And the winners are...

Tribeca jury awards Swede dreams.

by Amber Wilkinson

Let The Right One In
Let The Right One In

Sweden - which produced the Sundance World Dramatic Competition winner earlier this year in the shape of King Of Ping Pong (Ping-pongkingen) - triumphed again in the Tribeca Awards, thanks to Tomas Alfredson's Let The Right One In (Låt den rätte komma in).

This coming-of-age tale which also re-examines the myth of vampirism is a wonderful mixture of lyricism, touching coming of age emotion, mystery and horror. It really is a notch above the norm and genuinely in a class of its own.

Accepting the award, Alfredson said: "This is very overwhelming."

The documentary award, meanwhile, went to the much-touted Pray The Devil Back To Hell, a well-made, solid feature, by Gini Reticker.

Reticker said: "I can't tell you how much this means to the women of Liberia and women looking for peace all over the world."

Other documentaries picking up awards, were Daniela Zanzotto's Zoned In - which explores the role of race and class within the US educational system - which scooped the New York State LOVES Film Best Documentary Award, and War Child - about child-soldier-turned-rap-star - which won the audience award.

It was a good night for the British contingent, too, with Thomas Turgoose and Piotr Jagiello sharing the acting honours for their lovely portrayal of teenage pals in Shane Meadows' Somers Town.

Speaking about the pair, the jury said: "For an extraordinary and exhilarating rendering of a friendship found, the Narrative Feature Jury is awarding the Best Actor prize to this magical team."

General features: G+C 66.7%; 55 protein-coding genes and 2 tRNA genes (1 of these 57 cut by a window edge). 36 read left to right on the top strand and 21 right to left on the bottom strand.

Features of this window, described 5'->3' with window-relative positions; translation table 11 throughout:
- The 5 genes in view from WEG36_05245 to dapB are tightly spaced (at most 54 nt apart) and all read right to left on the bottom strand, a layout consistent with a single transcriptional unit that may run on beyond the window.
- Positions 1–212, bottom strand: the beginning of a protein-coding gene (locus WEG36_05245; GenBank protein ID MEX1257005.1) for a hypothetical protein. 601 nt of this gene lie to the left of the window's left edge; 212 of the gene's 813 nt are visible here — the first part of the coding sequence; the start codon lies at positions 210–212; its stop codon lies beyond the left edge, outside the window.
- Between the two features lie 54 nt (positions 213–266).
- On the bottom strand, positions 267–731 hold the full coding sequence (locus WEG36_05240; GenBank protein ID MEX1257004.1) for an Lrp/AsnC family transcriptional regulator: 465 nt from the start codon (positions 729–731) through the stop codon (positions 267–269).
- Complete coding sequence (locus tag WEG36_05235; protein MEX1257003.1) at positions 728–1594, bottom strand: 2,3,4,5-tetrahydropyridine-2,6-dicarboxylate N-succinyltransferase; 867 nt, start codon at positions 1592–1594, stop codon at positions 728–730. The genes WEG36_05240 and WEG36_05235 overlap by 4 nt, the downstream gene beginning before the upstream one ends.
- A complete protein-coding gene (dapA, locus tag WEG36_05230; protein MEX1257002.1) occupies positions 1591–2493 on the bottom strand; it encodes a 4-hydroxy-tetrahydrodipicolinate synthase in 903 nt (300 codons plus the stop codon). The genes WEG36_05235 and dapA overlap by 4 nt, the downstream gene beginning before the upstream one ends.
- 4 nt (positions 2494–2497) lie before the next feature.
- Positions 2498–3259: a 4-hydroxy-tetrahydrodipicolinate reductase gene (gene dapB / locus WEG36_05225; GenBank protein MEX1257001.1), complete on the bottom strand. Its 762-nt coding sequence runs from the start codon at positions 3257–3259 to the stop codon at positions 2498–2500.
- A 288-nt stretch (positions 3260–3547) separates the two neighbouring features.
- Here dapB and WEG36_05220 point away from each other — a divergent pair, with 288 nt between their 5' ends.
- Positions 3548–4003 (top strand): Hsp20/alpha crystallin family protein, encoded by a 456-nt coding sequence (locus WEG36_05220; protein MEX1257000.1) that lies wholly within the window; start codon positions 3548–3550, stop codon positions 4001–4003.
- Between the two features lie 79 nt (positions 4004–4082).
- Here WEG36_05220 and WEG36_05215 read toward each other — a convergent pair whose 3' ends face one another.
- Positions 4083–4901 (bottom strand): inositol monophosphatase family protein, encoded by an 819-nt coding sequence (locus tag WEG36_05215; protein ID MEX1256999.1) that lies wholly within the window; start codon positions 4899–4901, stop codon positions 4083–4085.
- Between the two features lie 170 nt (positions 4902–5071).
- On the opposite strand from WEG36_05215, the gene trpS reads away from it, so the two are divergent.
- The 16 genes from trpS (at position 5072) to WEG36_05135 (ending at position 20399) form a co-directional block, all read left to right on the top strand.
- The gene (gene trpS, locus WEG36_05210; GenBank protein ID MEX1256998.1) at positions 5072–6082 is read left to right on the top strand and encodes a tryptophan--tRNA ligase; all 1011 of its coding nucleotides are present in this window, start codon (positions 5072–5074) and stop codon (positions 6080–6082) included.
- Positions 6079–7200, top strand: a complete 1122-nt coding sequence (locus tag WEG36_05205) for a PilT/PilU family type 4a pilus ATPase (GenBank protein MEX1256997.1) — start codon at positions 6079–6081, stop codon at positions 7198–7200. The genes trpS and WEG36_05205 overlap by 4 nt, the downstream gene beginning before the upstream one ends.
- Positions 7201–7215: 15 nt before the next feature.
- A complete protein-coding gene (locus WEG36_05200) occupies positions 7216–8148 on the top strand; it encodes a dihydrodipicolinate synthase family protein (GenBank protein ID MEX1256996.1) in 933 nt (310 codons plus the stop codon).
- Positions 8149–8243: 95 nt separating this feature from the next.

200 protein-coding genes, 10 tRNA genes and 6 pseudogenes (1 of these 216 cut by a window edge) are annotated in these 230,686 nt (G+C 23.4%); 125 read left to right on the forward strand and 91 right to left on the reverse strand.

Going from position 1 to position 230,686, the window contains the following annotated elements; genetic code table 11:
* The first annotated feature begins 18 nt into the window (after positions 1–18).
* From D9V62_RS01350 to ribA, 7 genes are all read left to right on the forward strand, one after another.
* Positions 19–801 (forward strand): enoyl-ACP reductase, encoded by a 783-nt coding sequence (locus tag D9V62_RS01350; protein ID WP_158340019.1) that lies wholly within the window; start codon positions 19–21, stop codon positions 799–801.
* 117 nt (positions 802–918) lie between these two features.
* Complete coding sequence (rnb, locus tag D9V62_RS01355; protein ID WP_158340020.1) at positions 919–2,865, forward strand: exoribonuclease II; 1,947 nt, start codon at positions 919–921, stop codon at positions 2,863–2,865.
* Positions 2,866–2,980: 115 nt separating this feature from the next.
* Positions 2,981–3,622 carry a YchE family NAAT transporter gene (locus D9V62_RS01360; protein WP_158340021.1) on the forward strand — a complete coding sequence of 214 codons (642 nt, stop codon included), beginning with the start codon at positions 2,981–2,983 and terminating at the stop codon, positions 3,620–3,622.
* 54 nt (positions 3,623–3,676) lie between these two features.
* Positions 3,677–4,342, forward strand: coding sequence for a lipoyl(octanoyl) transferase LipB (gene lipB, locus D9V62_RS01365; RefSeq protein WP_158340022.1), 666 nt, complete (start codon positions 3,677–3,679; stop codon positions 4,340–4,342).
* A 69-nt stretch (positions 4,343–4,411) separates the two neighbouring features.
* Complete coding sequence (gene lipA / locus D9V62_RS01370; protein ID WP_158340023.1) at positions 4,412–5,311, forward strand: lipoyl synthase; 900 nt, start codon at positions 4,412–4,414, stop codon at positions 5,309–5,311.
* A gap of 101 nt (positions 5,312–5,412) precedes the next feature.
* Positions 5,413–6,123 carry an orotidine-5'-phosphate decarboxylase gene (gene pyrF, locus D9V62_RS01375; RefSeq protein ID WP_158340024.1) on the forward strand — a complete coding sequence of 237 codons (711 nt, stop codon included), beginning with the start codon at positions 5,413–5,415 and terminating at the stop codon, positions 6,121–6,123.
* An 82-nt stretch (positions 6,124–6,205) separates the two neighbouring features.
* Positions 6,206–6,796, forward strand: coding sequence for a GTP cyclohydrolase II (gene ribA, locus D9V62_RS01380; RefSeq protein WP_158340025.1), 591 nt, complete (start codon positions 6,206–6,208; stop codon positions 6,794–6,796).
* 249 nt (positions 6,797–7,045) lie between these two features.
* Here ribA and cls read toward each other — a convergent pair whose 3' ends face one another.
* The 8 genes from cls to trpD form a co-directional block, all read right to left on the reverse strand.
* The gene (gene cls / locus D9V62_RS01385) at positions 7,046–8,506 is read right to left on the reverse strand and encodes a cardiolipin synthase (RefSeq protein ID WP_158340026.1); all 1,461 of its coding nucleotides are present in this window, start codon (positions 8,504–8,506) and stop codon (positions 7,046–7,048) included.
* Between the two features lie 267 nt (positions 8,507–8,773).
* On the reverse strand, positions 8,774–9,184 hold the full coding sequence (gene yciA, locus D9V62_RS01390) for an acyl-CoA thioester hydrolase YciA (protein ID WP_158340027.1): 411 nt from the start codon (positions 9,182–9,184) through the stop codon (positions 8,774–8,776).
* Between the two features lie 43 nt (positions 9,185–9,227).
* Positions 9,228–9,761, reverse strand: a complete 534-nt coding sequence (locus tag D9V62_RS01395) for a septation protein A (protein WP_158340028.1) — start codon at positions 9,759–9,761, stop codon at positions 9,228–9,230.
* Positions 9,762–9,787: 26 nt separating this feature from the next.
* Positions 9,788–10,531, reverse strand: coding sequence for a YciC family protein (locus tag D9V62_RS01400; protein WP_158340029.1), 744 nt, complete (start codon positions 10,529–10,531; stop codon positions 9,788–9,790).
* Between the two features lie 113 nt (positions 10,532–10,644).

Also, partly UK-made was feature film My Marlon And Brando (Gitmek) - about love in a war zone - which saw director Hüseyin Karabey named best new narrative filmmaker, while Spaniard Carlos Carcas picked up the best new documentary gong for Old Man Bebo - about an octogenarian Cuban pianist.

The best actress gong went to Eileen Walsh for her role in Irish film Eden. The jury said it was "for her exquisite rendering of a lonely wife aching to be seen and heard."

The Made In NY Narrative Award went to Frank Langella vehicle The Caller, described by the jury as "an unusual thriller whose mysterious plot finally exposes the mysteries of the heart".

Short film honours, meanwhile went to Steph Green's New Boy (narrative), Jessica Habie's Mandatory Service, and Sasie Sealy picked up the Student Visionary Award for Elephant Garden.

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